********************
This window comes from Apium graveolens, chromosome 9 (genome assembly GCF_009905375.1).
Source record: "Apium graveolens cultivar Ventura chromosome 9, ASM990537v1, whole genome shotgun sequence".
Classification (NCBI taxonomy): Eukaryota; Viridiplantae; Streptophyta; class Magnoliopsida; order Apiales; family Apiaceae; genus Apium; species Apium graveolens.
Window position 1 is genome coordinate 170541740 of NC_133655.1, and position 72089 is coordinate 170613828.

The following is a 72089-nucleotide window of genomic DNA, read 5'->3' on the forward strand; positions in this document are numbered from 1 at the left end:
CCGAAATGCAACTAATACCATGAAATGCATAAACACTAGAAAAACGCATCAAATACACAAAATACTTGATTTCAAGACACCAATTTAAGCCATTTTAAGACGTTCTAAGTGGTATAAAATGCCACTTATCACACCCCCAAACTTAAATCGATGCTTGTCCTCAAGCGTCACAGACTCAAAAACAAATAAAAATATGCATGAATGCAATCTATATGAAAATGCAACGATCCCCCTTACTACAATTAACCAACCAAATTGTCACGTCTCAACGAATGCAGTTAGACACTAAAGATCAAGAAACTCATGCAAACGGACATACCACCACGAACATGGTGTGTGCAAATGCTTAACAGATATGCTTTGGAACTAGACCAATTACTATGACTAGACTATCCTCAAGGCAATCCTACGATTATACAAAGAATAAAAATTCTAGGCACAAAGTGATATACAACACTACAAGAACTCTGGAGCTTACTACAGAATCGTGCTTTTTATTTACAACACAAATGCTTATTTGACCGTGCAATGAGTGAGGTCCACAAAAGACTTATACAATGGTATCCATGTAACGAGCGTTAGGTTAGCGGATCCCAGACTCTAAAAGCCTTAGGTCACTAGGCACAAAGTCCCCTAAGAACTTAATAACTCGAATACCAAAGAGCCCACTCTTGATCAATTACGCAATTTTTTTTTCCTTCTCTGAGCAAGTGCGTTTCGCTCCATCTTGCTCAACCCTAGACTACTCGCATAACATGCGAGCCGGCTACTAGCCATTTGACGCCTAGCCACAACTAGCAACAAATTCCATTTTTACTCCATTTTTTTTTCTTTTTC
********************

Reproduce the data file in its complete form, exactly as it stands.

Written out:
This window comes from Apium graveolens, chromosome 9 (genome assembly GCF_009905375.1).
Source record: "Apium graveolens cultivar Ventura chromosome 9, ASM990537v1, whole genome shotgun sequence".
Classification (NCBI taxonomy): Eukaryota; Viridiplantae; Streptophyta; class Magnoliopsida; order Apiales; family Apiaceae; genus Apium; species Apium graveolens.
Window position 1 is genome coordinate 170541740 of NC_133655.1, and position 72089 is coordinate 170613828.

The following is a 72089-nucleotide window of genomic DNA, read 5'->3' on the forward strand; positions in this document are numbered from 1 at the left end:
CCGAAATGCAACTAATACCATGAAATGCATAAACACTAGAAAAACGCATCAAATACACAAAATACTTGATTTCAAGACACCAATTTAAGCCATTTTAAGACGTTCTAAGTGGTATAAAATGCCACTTATCACACCCCCAAACTTAAATCGATGCTTGTCCTCAAGCGTCACAGACTCAAAAACAAATAAAAATATGCATGAATGCAATCTATATGAAAATGCAACGATCCCCCTTACTACAATTAACCAACCAAATTGTCACGTCTCAACGAATGCAGTTAGACACTAAAGATCAAGAAACTCATGCAAACGGACATACCACCACGAACATGGTGTGTGCAAATGCTTAACAGATATGCTTTGGAACTAGACCAATTACTATGACTAGACTATCCTCAAGGCAATCCTACGATTATACAAAGAATAAAAATTCTAGGCACAAAGTGATATACAACACTACAAGAACTCTGGAGCTTACTACAGAATCGTGCTTTTTATTTACAACACAAATGCTTATTTGACCGTGCAATGAGTGAGGTCCACAAAAGACTTATACAATGGTATCCATGTAACGAGCGTTAGGTTAGCGGATCCCAGACTCTAAAAGCCTTAGGTCACTAGGCACAAAGTCCCCTAAGAACTTAATAACTCGAATACCAAAGAGCCCACTCTTGATCAATTACGCAATTTTTTTTTCCTTCTCTGAGCAAGTGCGTTTCGCTCCATCTTGCTCAACCCTAGACTACTCGCATAACATGCGAGCCGGCTACTAGCCATTTGACGCCTAGCCACAACTAGCAACAAATTCCATTTTTACTCCATTTTTTTTTCTTTTTC